f, e, and b; albeit in abridged, 140 character form. yes, twitter is a medium for and tweets are indeed a form of journalism.

  • http://twitter.com/robingandhi robingandhi

    It’s already been pointed out, but Twitter is simply a conversation channel. While the arguments for Twitter as a form of journalism are valid to an extent, I think the point of the question was to ask whether Twitter will become the new form of journalism. Twitter helps to supplement the story, giving immediate facts, scoops and ideas, but it is hard to see how a tweet (or for that matter 1,000 tweets) can replace any sense of traditional journalism.

  • http://askaaronlee.com Aaron Lee

    I can write, does it make me a writer? Possibly not.
    If twitter was journalism, we’re all journalist.

    Wikipedia definition of journalism: Journalism is the practice of investigation and reporting of events, issues, and trends to a broad audience

    Journalism like what the article says, is an action. Twitter is just a channel like newspapers etc…

  • Roberta Guise

    As others have said, Twitter is a communication platform, as is a TV or radio station a communication platform. The context in which the tweets are tweeted, the nature of the message and who is tweeting — these are just three elements that I believe define whether tweeting is journalism.

  • http://home-decorating-makeovers.com/ Jennifer Duchene

    I completely agree with you Brian. Twitter has reach and connects to the common man as well as journalists and writers. Therein lies the power. More information that has not been picked over. Raw data that can quickly spread. Be interpreted and followed up on in all kinds of ways. Twitter is breaking up all the conventional stranglehold the old mediums have gotten tangled in. New voices are being heard. Funny how all the new channels in our world are taking us back to the good old ways, apprenticeships for journalists and writers is a brilliant idea. Using Twitter succinctly demands a level of skill that would raise the bar on journalism, not only in style, but in content.

  • http://twitter.com/chaitsy chaitanya battaluri

    news is spread but twitter is not the perfect tool for ” journalism” . Hard to express all the plot in mere 140 charercters. A great debate on a undebatable topic. it is very good . thanks for posting

  • http://yasirzubairi.com/2011/02/twitter-is-journalism-but-is-it-responsible-journalism/ Yasir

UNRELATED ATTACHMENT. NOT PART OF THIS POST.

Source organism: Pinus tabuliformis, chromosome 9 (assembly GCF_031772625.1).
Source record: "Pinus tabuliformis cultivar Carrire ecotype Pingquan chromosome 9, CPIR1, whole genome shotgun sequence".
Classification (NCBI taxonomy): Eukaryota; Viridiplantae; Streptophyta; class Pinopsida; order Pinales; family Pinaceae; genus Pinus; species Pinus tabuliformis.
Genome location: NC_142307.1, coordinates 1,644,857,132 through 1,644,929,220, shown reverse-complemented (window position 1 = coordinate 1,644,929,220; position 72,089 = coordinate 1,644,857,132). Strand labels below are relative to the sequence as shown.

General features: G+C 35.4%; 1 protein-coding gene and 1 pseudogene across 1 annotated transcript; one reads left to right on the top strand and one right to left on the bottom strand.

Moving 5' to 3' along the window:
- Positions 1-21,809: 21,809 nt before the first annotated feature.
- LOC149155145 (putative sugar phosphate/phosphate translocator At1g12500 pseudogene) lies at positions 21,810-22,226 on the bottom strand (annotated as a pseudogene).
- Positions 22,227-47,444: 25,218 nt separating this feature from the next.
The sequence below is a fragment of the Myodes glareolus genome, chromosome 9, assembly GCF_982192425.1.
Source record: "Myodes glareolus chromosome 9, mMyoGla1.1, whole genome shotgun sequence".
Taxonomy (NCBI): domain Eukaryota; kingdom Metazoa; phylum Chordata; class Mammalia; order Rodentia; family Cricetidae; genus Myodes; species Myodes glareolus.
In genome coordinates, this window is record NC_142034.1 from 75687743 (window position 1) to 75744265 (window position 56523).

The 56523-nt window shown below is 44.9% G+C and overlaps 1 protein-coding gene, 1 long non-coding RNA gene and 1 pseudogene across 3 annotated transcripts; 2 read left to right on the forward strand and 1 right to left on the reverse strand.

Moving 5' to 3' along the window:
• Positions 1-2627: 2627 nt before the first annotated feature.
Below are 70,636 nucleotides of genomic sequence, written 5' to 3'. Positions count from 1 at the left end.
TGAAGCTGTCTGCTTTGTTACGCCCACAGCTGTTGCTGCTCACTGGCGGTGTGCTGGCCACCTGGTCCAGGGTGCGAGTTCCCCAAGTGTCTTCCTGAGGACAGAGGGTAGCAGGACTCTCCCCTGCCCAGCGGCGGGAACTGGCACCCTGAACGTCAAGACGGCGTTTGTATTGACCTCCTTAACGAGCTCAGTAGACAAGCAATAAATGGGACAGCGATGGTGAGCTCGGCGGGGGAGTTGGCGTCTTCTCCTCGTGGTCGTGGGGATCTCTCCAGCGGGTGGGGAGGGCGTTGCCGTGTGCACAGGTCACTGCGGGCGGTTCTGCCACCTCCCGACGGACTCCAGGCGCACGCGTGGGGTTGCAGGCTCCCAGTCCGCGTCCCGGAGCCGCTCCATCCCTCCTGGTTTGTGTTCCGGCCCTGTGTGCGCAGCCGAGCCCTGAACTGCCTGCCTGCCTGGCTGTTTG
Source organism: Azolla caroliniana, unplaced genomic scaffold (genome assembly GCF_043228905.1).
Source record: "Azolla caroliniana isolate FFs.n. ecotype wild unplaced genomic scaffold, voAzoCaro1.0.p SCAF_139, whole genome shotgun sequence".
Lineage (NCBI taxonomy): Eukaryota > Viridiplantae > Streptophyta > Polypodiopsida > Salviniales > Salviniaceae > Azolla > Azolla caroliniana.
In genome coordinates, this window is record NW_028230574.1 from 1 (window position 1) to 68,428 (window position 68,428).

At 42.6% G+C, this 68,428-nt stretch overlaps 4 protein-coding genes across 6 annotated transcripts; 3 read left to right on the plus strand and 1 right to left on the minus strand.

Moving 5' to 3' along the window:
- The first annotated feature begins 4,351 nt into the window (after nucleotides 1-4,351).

The Danger is rumors, false, biased and emotionally charged tweets have an equal chance of being spread as quickly during the information divide. Its is highly likely that a false, negative report will get picked up and blown out of proportion, distorting the truth forever.

  • Pingback: Does Twitter equal journalism? « The CPRS Calgary Blog

  • http://twitter.com/dnhaydock ACHDana Haydock

    Twitter helps reporters give a 360-degree view of an event that’s unfolding in time. War reporters, for example, can only report their vantage point whether it’s embedded with a unit, back at HQ or on the ground with civilians. With Twitter they can contribute their reports to the larger pool of reports about the event. By retweeting and using a common hashtag, the cumulative tweets (reports) from professional reporters, bloggers, and regular people witnessing the event create a complete picture of the event. Even if some of these tweets are inaccurate, they are corrected/corroborated (hopefully) in real time as the event unfolds. It’s akin to having a team of reporters work a story, share a byline, but it’s in real time. This is the beauty of what Andy Carvin (and others) have been doing. It’s the beauty of using hashtags. Let’s remember that many professional reporters and bloggers are tweeting in addition to writing long form reports for traditional media outlets (check out @arabist for one such example), so it’s not as if Twitter has replaced anything. It has just augmented existing forms of journalism.

  • Pingback: Your Twitter journalism is so phat that _____ | digiphile

  • Sukhpreet_89

    Twitter is a communication platform and can be used to share news, information, communicate with one another and create relationships. Journalism is also about sharing news and information however personally I do not believe Twitter is journalism as the information provided on Twitter may not be accurate and maybe rumours or somebodies point of view.
    I believe Twitter is a powerful tool and can be used by journalists to promote their stories or to attract attention as well as communicating with sources or organisations.

  • Pingback: I Tweet, Therefore I Report | WebTool Plugin For WordPress

  • http://www.microsourcing.com/disciplines/seo.asp MicroSourcing

    Twitter is a medium, and whether it can make for a journalistic vehicle depends on who’s using it.

ABOUT ME

Brian Solis is a digital analyst, anthropologist, and also a futurist. In his work at Altimeter Group, Solis studies the effects of disruptive technology on business and society. He is an avid keynote speaker and award-winning author who is globally recognized as one of the most prominent thought leaders in digital transformation.

His most recent book, What's the Future of Business: Changing the Way Businesses Create Experiences (WTF), explores the landscape of connected consumerism and how business and customer relationships unfold in four distinct moments of truth. His previous book, The End of Business as Usual, explores the emergence of Generation-C, a new generation of customers and employees and how businesses must adapt to reach them. In 2009, Solis released Engage, which is regarded as the industry reference guide for businesses to market, sell and service in the social web.